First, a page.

Serving in the war for this length of time, McPherson saw very different faces of the Revolution. His first experience with combat was at Long Island, a terrible defeat that almost ended the war. By the war’s close, however, the Maryland Line had gained a reputation for being an elite fighting force and a vital part of the Continental Army, which itself had matured greatly since the fighting began. McPherson served with the Maryland troops though their highs and lows; they shined at Long Island and were victorious at Cowpens, but they were blamed for the loss that the army suffered at Guilford Court House. He also served in the battles of Camden and Eutaw Springs.[7]

After he left the service, Mark McPherson could have remained in a Charles County that persisted much the same as it had been before he enlisted. Land and farming were still the most important aspects of Charles, and most of the area’s inhabitants lived on plantations spread throughout the county. The largest town, Port Tobacco, had only ninety-nine residents in 1782, but it remained the county’s marketing center after the war ended. Britain quickly attempted to regain its tobacco trade with the Chesapeake, and a renewed demand from overseas raised prices and boosted the area’s economy. Opportunities were created for the men returned from war, as connections made in the service could be and were exploited to produce business prospects.[8] Even though he did return, these developments were not enough to hold him in his home county permanently.

Tempted by the new opportunities and boom in the tobacco market, McPherson returned to Charles County for a short time after the war ended. However, he likely had to deal with the same struggles he had faced in the county prior to leaving for the Continental Army. The postwar appeal of Charles was deceiving; he knew that, despite its rural appearance, there was little land that could be easily acquired. Much of the soil that was available had been exhausted by years of use, and McPherson had experienced the volatile nature of an economy centered on tobacco during his years as a farmer before the war. He still had brothers and sisters in Charles County and the land that he had inherited from his father, but these anchors were not enough to hold him to his home.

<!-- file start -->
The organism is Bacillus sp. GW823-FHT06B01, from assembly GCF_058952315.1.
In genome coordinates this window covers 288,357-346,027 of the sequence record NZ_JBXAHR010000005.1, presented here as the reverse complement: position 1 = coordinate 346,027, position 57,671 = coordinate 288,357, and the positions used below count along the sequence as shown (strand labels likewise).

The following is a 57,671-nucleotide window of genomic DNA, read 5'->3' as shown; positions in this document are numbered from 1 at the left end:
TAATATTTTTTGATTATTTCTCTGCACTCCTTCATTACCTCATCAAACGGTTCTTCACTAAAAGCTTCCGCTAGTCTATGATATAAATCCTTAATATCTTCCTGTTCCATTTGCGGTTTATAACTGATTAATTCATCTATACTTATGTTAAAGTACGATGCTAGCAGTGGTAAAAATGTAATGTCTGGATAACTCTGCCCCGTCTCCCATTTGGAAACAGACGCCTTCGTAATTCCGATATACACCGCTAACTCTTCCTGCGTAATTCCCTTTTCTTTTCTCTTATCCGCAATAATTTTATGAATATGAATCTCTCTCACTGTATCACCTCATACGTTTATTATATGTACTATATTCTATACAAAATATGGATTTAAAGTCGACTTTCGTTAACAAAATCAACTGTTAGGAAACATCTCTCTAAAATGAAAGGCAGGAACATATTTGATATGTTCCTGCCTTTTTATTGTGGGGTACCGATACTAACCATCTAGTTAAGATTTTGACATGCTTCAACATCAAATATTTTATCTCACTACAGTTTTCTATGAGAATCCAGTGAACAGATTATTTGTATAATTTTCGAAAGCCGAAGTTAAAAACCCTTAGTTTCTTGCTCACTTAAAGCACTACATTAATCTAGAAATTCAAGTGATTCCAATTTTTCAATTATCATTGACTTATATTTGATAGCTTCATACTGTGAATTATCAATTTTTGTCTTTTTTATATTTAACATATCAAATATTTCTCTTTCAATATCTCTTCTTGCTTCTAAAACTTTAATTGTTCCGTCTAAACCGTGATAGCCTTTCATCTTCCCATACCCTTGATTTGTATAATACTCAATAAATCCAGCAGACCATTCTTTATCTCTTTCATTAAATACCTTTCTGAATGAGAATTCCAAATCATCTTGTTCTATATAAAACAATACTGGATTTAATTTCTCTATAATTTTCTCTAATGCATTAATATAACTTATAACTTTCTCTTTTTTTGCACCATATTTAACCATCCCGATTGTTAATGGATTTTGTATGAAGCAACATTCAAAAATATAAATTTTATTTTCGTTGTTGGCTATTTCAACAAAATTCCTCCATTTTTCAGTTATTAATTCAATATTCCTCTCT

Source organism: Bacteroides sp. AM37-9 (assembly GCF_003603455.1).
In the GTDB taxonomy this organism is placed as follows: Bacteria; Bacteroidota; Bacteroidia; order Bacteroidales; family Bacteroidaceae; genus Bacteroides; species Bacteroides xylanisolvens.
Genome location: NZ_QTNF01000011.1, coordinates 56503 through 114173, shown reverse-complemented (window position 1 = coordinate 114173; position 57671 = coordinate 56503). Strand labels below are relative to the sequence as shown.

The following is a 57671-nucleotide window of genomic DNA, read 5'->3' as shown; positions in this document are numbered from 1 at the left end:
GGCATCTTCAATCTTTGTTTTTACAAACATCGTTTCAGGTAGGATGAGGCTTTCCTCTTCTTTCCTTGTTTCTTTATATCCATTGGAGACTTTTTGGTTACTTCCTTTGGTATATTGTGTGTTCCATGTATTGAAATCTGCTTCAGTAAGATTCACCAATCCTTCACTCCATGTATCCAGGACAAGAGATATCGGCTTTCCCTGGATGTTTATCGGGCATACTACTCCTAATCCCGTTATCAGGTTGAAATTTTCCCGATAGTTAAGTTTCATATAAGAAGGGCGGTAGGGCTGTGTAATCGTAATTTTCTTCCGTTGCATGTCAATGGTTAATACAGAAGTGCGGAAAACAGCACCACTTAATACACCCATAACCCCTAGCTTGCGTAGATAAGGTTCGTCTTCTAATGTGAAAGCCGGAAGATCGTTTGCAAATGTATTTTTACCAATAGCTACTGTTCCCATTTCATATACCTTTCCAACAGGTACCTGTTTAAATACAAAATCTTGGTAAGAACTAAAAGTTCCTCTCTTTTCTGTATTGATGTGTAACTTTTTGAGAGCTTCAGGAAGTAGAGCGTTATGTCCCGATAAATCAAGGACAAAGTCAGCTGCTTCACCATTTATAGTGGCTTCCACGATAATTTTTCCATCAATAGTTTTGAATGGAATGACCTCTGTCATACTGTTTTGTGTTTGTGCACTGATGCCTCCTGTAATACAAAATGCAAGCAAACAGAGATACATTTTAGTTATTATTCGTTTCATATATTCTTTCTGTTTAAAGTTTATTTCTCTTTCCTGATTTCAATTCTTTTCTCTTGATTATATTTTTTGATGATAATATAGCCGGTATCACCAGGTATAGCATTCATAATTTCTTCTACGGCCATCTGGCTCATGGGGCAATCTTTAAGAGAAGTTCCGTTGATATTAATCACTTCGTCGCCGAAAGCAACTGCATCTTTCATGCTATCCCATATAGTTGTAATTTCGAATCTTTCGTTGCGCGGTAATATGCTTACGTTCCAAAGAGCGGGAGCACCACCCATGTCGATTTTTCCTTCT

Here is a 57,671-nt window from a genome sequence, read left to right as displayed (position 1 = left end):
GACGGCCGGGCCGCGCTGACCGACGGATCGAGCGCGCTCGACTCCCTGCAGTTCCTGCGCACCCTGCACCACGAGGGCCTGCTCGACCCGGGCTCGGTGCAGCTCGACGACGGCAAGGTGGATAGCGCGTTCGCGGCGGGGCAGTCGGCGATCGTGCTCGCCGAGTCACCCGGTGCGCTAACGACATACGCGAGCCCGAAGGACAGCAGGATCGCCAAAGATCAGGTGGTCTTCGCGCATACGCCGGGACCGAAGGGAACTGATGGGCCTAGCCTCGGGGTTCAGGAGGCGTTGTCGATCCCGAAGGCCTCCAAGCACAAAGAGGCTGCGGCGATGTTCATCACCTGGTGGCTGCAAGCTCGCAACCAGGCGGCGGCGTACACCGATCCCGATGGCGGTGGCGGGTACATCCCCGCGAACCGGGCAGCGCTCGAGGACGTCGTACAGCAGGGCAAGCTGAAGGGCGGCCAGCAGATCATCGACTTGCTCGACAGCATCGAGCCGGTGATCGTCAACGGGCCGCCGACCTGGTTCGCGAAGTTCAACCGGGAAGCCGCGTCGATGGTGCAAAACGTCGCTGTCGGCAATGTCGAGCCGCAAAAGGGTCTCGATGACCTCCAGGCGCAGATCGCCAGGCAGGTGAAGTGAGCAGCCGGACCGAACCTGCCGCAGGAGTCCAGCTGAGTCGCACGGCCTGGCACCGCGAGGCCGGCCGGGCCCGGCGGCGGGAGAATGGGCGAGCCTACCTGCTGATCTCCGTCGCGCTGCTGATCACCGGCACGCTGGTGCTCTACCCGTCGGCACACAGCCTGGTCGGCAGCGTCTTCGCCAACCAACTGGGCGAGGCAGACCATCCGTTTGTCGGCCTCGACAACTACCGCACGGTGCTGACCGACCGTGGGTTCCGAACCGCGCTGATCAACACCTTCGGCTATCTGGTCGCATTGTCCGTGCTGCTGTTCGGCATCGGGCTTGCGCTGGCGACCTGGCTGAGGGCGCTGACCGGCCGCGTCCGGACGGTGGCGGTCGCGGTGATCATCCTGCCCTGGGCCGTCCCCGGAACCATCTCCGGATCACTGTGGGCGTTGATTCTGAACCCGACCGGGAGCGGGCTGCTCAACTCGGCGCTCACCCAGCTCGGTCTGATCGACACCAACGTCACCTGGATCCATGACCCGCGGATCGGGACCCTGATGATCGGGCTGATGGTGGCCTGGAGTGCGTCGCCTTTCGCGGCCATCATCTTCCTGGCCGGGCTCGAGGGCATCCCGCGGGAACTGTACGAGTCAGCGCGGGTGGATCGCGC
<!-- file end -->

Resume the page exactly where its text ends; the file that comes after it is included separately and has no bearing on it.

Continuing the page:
Having served through the end of the war, McPherson was granted bounty land by the state. He was given the rights to 200 acres, an officer's share, in Allegany County, Maryland, near what is now Savage River State Forest in present-day Garrett County.[9] Despite having the opportunity to claim more land than he owned at the time and remain in his home state, McPherson decided to quit Maryland altogether and moved to Lincoln County, Kentucky. He claimed his bounty land was “absolutely good for nothing . . . unfit for Cultivation,” and he sold the land in 1815 at fifty cents per acre. McPherson recorded that selling his land at such a low rate caused him a dear loss, but he got the exact value of the land as it was assessed in 1812.[10]

Although the date in which McPherson relocated to Kentucky is unknown, he was counted in the census of Charles County in 1790. However, he married and was living in Lincoln County, Kentucky, in 1795.[11] This indicates he had been in the area for at least a small amount of time prior, as his wife was from the area and he could not have known her before his arrival. It is likely that McPherson returned to Maryland for a few years after he left the service in an attempt to earn enough money to make a trip west, and he received his bounty land in the late 1780s or early 1790s.[12] Seeing that the land was not profitably workable, he then sold the tracts he had received for his service and began his emigration to Kentucky a short time later.

In the years after the Revolutionary War, Kentucky became a popular destination for settlement. The territory, part of Virginia until 1792, had a population of about 150 inhabitants when the war began due to a lack of exploration and the presence of Native Americans. By 1784 this number had doubled, and the growth continued; the 1790 census recorded a population of over 73,000. Most of these new inhabitants were migrants from eastern states, as was the case with McPherson. The abundance of land and the economic opportunity it could offer made Kentucky attractive to the migrants, for the states that these people were leaving, such as Maryland, were already settled, their lands owned and being worked. The Kentucky territory had vast amounts of acreage that could be claimed by settlers and used for whatever purpose they desired.[13]